Average damage vs large things - almost nothing: 5% chance to do 3 damage -> .15 extra damage per attack
Party is advantaged - even up through 10th level, many mooks die from overkill, and a little +3 damage hit may save an attack that usually does 10, perhaps a 20-...
So we’re looking at the following health systems in question:
Standard, aka critical existence failure
Your homebrew, which I’ll call ‘injury levels’ here (after the exhaustion mechanic it resembles).
Injury levels vs standard is barely a comparison; the PCs are being directly downgraded with nothing to show for it. Their ...
It slightly favors certain character types
I agree with T.J.L. that this won't make any PCs dramatically more powerful or break bounded accuracy, and also that it's probably not worth the complexity. But since you asked about balance, I also think it's worth noting that this rule doesn't apply equally to all character types.
Most obviously, the houserule ...
Is it balanced?
Sure, it's balanced if you apply it to all sides of a combat equally. It's a very minor change. Even taking into account characters with multiple attacks each round, it's a couple of HP here or there - not worth worrying about.
Is it worthwhile?
No. You're adding complexity in the pursuit of verisimilitude. That's a fine idea, except that ...
I would say these alterations significantly improve the subclass.
It's hard to compare to the other monks because of how simple they play, and because they have direct specializations.
At first glance it still seems a little expensive to me, but I would need to see it in action to be sure.
I don't think it compares well to Paladin or Eldritch Knight ...
I'm assuming the intended use of this spell is to sacrifice your own HP to save someone else, and so any use that doesn't result in the caster being depleted of HP is abusive.
Recovering the spent HP
The basic abuse of this spell is to grant someone a temporary hit point (THP) buffer, then use a healing spell or other source of healing ...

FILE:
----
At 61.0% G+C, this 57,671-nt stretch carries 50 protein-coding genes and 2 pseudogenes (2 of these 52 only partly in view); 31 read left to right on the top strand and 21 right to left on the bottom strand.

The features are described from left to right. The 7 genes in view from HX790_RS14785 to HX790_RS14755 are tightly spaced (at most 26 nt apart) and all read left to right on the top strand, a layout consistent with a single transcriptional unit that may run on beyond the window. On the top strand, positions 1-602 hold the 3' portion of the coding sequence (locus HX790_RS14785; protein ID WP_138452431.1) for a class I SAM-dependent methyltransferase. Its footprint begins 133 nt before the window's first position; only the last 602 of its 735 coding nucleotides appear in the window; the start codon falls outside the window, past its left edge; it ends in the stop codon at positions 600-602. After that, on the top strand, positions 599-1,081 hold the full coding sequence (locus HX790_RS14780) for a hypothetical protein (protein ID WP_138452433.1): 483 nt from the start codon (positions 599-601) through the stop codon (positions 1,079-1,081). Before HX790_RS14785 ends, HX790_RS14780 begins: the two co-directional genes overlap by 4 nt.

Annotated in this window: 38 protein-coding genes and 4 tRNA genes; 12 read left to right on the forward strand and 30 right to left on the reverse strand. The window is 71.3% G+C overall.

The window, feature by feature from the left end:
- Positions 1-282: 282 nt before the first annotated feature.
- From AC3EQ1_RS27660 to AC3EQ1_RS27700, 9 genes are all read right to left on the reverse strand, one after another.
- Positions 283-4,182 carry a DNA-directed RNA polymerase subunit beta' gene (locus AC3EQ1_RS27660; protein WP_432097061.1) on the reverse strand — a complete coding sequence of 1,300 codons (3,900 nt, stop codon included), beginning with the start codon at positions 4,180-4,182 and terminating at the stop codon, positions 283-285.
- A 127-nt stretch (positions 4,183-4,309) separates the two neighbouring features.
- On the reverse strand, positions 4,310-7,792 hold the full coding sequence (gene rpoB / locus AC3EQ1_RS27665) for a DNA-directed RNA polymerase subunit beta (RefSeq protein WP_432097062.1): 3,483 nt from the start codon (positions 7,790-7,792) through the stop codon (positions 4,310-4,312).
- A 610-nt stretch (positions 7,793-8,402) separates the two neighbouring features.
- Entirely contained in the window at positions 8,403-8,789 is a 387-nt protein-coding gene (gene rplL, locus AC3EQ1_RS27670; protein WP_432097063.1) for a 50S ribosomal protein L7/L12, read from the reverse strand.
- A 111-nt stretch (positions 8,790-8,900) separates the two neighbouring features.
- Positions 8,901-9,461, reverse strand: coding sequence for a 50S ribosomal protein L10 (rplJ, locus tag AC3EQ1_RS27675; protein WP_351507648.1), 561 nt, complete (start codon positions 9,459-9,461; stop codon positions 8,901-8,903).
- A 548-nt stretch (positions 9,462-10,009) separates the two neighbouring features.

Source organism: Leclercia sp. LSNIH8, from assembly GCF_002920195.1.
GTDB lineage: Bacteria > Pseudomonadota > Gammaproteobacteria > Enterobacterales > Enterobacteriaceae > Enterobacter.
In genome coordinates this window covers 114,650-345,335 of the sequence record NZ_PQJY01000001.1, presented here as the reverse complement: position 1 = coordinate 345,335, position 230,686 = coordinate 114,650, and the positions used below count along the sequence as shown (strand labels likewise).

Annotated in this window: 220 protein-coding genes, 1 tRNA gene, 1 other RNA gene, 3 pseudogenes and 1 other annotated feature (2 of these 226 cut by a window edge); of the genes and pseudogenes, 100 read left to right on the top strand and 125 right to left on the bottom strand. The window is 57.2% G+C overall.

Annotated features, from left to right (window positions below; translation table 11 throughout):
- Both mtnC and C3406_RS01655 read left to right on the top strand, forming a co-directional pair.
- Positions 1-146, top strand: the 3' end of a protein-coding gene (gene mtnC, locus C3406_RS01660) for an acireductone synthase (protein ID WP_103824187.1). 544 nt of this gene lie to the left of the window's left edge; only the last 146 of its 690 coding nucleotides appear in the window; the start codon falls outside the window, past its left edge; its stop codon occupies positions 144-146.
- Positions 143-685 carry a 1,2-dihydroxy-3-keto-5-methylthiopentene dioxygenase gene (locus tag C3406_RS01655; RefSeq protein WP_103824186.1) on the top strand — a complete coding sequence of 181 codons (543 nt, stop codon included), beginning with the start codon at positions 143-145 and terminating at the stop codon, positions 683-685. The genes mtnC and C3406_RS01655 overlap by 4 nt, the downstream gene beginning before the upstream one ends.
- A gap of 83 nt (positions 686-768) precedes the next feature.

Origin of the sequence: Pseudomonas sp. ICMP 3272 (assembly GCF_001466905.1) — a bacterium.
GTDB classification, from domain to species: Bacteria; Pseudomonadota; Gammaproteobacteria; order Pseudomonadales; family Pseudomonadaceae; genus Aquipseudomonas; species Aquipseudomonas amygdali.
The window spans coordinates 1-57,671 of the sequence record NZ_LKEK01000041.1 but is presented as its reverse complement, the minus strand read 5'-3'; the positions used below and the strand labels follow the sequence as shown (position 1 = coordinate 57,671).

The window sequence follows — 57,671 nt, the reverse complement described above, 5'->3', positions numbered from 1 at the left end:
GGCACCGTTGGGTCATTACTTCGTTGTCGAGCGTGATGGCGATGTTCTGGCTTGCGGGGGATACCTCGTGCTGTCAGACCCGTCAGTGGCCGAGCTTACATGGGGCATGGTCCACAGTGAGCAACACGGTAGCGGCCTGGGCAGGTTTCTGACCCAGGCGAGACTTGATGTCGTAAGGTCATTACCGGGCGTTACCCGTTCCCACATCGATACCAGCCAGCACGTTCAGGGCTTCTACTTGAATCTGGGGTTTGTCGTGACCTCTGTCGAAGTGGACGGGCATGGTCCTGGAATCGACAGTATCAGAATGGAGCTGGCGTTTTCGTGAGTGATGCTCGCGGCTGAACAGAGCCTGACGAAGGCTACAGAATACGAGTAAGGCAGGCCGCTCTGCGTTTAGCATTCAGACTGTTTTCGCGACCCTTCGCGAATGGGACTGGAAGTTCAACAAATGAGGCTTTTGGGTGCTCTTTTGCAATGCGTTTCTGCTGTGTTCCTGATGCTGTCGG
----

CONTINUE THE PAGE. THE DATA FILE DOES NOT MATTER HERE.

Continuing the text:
This is almost exactly the official Duergar subrace
In Mordenkainen's Tome of Foes, there is actually an official Duergar subrace, which you've almost exactly recreated. Besides missing an additional language and some (mostly inconsequential) additional text on Duergar Magic, your version has one issue that could be problematic for a player race.
This is unlikely to be balanced, and probably never will be
The main problem here is that this class allows you to turn into various types of monsters with special abilities that are not balanced for players, and those monsters get those abilities at a CR where they are appropriate for use against the players, not by them.
For example, a 5th level Shifter ...
For me the main problem is the interaction between spells and the beast, it is really cool to have shared spells at the capstone but will be great to be able to use spells like zephir strike in your best companion and not you, as it was previously stated the lack of synergy between some spells like hunter´s mark is not optimal.
One common idea in which I ...
The class is fairly well written and shows signs of editing. Most of the problems left with it are stylistic textual errors any experienced player or GM will have no trouble correcting and the authors probably didn't notice existed (e.g "You can cast animate dead" but it needs to say "... and it is a Summoner spell for you", Major Magic should ...